(This piece first appeared on Notes from the Slushpile.)
A lifeline to the world. A boon to authors who are their own marketing departments. A way to meet like-minded folk, share information, and grow friendships with people you would otherwise never have had the chance to meet in a million years.
I have really valued Facebook. It is not an understatement to say Facebook has given me the world.
But recent news has left me wracked with discomfort and guilt about my enjoyment of Mark Zuckerberg’s creation.
We have known the harm that Facebook has been doing for some time. Its addictive qualities have eroded not just our productivity but our capacity for face-to-face, real-life interaction. We discuss and debate this problem but most of us do nothing because our need for that Facebook Rush outstrips any concern for our own wellbeing – like just having to eat that chocolate bar when you’re trying to lose weight.
As an author, I depend on Facebook to engage with readers. I try to curate a Facebook feed that does not just talk about my books but delivers meaningful content about reading, literacy and writing.
But recently, I have had to ask myself: at what cost?
Isn’t it funny how we all got used to giving up our data in exchange for all the conveniences and wonders of social media? When the Cambridge Analytica debacle happened, maybe some of us tweaked our privacy and permissions settings but it didn’t stop us using Facebook.
And then there were security vulnerabilities that resulted in up to 50 million accounts being hacked.
And then those trusted partners FB shares our details with? They included “such powerful global firms as the Russian search engine (and Kremlin partner) Yandex, Chinese phone maker (under sanctions for producing insecure devices that enable state surveillance) Huawei, Yahoo, Microsoft, Amazon, Netflix, Spotify, Sony (which suffered a major security breach in 2014), and the New York Times,” writes Siva Vaidhyanathan, author of Antisocial Media: How Facebook Disconnects Us and Undermines Democracy. Says Vaidhyanathan:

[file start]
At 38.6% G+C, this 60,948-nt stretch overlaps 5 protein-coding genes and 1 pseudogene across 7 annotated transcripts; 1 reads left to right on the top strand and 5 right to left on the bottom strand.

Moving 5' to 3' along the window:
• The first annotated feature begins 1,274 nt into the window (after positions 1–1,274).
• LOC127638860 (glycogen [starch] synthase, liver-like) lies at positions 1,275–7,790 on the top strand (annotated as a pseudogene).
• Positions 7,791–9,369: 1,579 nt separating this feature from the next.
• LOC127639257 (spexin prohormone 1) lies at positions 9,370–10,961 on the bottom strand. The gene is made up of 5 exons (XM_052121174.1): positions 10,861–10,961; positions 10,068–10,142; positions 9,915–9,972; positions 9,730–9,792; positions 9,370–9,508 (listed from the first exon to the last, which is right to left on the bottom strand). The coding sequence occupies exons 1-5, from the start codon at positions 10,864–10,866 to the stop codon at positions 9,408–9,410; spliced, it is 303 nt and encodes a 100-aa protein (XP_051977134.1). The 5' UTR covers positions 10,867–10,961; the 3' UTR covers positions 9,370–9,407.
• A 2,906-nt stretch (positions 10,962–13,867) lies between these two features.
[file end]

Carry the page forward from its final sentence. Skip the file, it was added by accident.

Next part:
… if it becomes clear – as it has – that multiple industries depend on exploiting the personal data of millions or even billions of people, the concentrated political power of organized, wealthy companies outweighs the distributed power of disorganized citizens. These most recent revelations show that while Facebook might be the most egregious abrogator of our trust, there are no innocents.
Counting the cost in blood
But I think the most inconvenient truth about Facebook is how it has been weaponized by certain sectors to spread disinformation, win votes, destabilise and divide.
At first, there was euphoria, as ordinary people realized social media could bring down authoritarian governments. But it quickly became obvious that FB didn’t discriminate between good guys and bad guys.